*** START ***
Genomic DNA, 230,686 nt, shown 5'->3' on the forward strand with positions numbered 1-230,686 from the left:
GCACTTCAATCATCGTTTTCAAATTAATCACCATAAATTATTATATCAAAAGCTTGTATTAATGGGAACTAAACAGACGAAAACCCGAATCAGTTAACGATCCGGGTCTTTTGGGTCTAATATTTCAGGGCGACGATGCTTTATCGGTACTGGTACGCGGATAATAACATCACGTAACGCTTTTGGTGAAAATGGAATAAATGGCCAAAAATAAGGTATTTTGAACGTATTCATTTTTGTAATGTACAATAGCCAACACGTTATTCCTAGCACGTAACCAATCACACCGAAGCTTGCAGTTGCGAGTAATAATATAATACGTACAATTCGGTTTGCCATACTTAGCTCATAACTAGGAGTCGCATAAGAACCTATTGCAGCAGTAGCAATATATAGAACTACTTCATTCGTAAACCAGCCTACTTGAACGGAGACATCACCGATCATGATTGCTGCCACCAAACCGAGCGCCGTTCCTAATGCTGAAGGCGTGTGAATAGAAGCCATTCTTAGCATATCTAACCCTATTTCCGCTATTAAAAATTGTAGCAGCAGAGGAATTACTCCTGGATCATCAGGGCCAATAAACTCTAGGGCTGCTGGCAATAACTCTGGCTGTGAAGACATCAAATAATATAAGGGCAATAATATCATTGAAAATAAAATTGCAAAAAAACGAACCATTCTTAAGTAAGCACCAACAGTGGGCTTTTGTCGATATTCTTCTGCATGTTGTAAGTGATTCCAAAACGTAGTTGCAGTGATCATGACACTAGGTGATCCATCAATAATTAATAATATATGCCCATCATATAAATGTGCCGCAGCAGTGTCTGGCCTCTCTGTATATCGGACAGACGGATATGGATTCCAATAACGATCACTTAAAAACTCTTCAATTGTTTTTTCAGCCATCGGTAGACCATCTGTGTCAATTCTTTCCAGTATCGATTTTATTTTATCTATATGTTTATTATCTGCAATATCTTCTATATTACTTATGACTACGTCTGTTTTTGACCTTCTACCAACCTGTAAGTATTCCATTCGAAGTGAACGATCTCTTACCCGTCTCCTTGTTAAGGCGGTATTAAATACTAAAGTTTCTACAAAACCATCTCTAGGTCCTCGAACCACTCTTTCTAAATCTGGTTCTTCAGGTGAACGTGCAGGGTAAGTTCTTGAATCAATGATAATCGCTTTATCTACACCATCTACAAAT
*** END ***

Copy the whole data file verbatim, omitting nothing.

Genomic DNA, 230,686 nt, shown 5'->3' on the forward strand with positions numbered 1-230,686 from the left:
GCACTTCAATCATCGTTTTCAAATTAATCACCATAAATTATTATATCAAAAGCTTGTATTAATGGGAACTAAACAGACGAAAACCCGAATCAGTTAACGATCCGGGTCTTTTGGGTCTAATATTTCAGGGCGACGATGCTTTATCGGTACTGGTACGCGGATAATAACATCACGTAACGCTTTTGGTGAAAATGGAATAAATGGCCAAAAATAAGGTATTTTGAACGTATTCATTTTTGTAATGTACAATAGCCAACACGTTATTCCTAGCACGTAACCAATCACACCGAAGCTTGCAGTTGCGAGTAATAATATAATACGTACAATTCGGTTTGCCATACTTAGCTCATAACTAGGAGTCGCATAAGAACCTATTGCAGCAGTAGCAATATATAGAACTACTTCATTCGTAAACCAGCCTACTTGAACGGAGACATCACCGATCATGATTGCTGCCACCAAACCGAGCGCCGTTCCTAATGCTGAAGGCGTGTGAATAGAAGCCATTCTTAGCATATCTAACCCTATTTCCGCTATTAAAAATTGTAGCAGCAGAGGAATTACTCCTGGATCATCAGGGCCAATAAACTCTAGGGCTGCTGGCAATAACTCTGGCTGTGAAGACATCAAATAATATAAGGGCAATAATATCATTGAAAATAAAATTGCAAAAAAACGAACCATTCTTAAGTAAGCACCAACAGTGGGCTTTTGTCGATATTCTTCTGCATGTTGTAAGTGATTCCAAAACGTAGTTGCAGTGATCATGACACTAGGTGATCCATCAATAATTAATAATATATGCCCATCATATAAATGTGCCGCAGCAGTGTCTGGCCTCTCTGTATATCGGACAGACGGATATGGATTCCAATAACGATCACTTAAAAACTCTTCAATTGTTTTTTCAGCCATCGGTAGACCATCTGTGTCAATTCTTTCCAGTATCGATTTTATTTTATCTATATGTTTATTATCTGCAATATCTTCTATATTACTTATGACTACGTCTGTTTTTGACCTTCTACCAACCTGTAAGTATTCCATTCGAAGTGAACGATCTCTTACCCGTCTCCTTGTTAAGGCGGTATTAAATACTAAAGTTTCTACAAAACCATCTCTAGGTCCTCGAACCACTCTTTCTAAATCTGGTTCTTCAGGTGAACGTGCAGGGTAAGTTCTTGAATCAATGATAATCGCTTTATCTACACCATCTACAAAT